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New Reservation System In Place For Firefly Viewing At Great Smokies June 2nd—10th


The spectacular flickering firefly display in the moist cool forests of the Great Smokies near Elkmont Campground has soared to such popularity that the park this year will create a new on-line ticketing system, operated through And it’s all because of the naturally occurring phenomenon of the Photinus carolinus; a firefly species that flashes synchronously.

This year’s event runs from Saturday, June 2 through Sunday, June 10. Visitors will be required to have a parking pass to be guaranteed that they will be able to park at Sugarlands Visitor Center and take shuttle buses to the viewing area. The system will eliminate the inconvenience of having to arrive hours in advance, dramatically improving visitor service.

A parking pass will be required for all vehicles. A reservation fee to receive the pass will cost $1.50 and will cover a maximum of 6 persons in a single passenger vehicle (less than 19 feet in length). Four passes for oversize vehicles, like a mini bus (19 to 30 feet in length and up to 24 persons), will also be available. Parking passes will be non-refundable, non-transferable, and good only for the date issued. There is a limit of one parking pass per household per season. Each reservation through will receive an e-mailed confirmation and specific information about the event.

The number of passes issued for each day will be based on the Sugarlands Visitor Center parking lot capacity. Passes will be issued with staggered arrival times in order to relieve congestion in the parking lot and for boarding the shuttles.

The shuttle buses, which are provided in partnership with the City of Gatlinburg, will begin picking up visitors from the Sugarlands Visitor Center RV/bus parking area at 7:00 p.m. The cost will be $1 round trip per person, as in previous years, and collected when boarding the shuttle.

The majority of parking passes for this year’s event will be on sale on-line beginning after 10 a.m. April 30. The Park will hold back 25 passes for each day to accommodate individuals who did not learn of the need to pre purchase tickets. Those last 25 passes will go on sale on-line at 10:00 a.m. the day before the event and will be available until 3:30 p.m. on the day of the event or until the passes are all reserved. Passes can be purchased at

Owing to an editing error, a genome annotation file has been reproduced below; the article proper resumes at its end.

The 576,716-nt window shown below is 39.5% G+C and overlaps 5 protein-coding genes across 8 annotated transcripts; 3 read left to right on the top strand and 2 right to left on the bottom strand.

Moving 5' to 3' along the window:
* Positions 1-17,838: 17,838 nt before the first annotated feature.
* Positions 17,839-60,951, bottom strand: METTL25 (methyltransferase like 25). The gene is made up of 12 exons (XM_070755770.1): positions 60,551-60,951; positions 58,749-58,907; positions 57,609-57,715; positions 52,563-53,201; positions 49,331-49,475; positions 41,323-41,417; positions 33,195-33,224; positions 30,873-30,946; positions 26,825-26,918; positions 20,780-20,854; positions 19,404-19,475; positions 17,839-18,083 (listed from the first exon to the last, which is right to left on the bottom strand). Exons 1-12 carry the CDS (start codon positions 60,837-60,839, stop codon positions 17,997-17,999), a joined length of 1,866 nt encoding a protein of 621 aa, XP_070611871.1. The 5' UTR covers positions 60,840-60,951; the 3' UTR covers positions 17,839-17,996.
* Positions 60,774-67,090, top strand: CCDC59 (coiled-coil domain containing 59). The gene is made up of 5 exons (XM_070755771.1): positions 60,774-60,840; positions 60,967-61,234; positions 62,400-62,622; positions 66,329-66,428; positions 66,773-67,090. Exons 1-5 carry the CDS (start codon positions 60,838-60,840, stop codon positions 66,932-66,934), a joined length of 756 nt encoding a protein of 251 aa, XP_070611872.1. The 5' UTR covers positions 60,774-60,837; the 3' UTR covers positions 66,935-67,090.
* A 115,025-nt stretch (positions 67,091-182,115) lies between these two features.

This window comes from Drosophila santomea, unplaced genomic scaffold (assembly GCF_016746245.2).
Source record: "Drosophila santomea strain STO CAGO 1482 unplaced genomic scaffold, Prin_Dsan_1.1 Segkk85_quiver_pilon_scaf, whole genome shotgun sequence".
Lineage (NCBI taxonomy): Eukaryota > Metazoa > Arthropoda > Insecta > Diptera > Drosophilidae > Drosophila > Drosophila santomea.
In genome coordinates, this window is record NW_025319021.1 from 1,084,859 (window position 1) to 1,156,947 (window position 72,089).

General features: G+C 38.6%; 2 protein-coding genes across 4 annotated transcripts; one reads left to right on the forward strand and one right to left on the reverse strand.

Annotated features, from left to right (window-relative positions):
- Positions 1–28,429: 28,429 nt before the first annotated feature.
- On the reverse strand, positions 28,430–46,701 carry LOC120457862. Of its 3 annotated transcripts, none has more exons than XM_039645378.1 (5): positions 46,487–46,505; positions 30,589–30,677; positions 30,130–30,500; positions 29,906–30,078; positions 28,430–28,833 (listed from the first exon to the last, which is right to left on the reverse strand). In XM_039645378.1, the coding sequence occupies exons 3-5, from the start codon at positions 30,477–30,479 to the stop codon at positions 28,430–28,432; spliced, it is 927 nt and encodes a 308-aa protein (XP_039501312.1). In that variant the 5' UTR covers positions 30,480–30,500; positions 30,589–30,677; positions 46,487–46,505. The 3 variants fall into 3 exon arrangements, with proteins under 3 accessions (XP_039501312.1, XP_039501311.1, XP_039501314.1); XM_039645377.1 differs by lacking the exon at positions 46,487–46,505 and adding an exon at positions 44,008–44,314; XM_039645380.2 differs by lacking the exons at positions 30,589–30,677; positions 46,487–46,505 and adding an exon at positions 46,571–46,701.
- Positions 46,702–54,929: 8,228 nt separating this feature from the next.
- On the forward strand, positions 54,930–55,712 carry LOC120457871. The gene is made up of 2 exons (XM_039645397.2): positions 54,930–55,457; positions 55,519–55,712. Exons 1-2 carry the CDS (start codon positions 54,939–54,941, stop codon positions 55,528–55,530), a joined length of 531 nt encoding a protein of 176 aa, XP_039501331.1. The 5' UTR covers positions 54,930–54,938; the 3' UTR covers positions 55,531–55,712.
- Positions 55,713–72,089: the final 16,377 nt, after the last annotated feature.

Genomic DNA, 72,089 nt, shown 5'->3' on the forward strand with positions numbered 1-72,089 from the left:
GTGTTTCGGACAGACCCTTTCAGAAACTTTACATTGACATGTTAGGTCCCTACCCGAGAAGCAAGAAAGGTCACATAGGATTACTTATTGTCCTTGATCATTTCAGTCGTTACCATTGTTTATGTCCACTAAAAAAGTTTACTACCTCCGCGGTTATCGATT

Parking passes may also be obtained by calling 1-877-444-6777, but Park officials strongly encourage the use of the on-line process, because it provides far more information to visitors about what to expect when they arrive at the Park. The $1.50 reservation fee covers the cost of processing the requests for the passes. The Park will not receive any revenue either from the reservations or the shuttle tickets.

The shuttle service will be the sole transportation mode for visitor access during this period, except for registered campers staying at the Elkmont Campground. Visitors will not be allowed to walk the Elkmont entrance road due to safety concerns.

The new system resulted from congestion and confusion over the last few years. In 2011, over 7,000 people rode the mandatory shuttle system from the Sugarlands Visitor Center parking area to Elkmont to view the fireflies. As the popularity has increased each year firefly watchers have begun to arrive earlier and earlier. Last year visitors started arriving in the parking lot as early as 2:00 p.m. in order to ensure they would be able to ride the shuttle that transports visitors to the viewing area beginning at 7:00 p.m. Visitors who have traveled from long distances have had to be turned away simply because the parking lot was full and general park visitors have not been able to access the Visitor Center due to the lack of parking.


Good ole, solving all the smokies problems with a little donation to Canada. The way this park superintendent finds things to allow them to "manage", one might think he is very interested in their corporate development.

Be it known that the Elkmont site is NOT the only place these sync f-flies can be seen. Old timers who lived in what is now the Nat'l Park recall them in their neighborhoods, too. One known site is Big Creek 'way over at the other end of the park, but it couldn't handle much traffic.
One note: You've gotta wait until it's really dark before they do their thing (10 PM or later). Moonlight or nearby lightning will mess up the show. and bring a chair if you can, because you're gonna be waiting a long time in high weeds (think other bugs).

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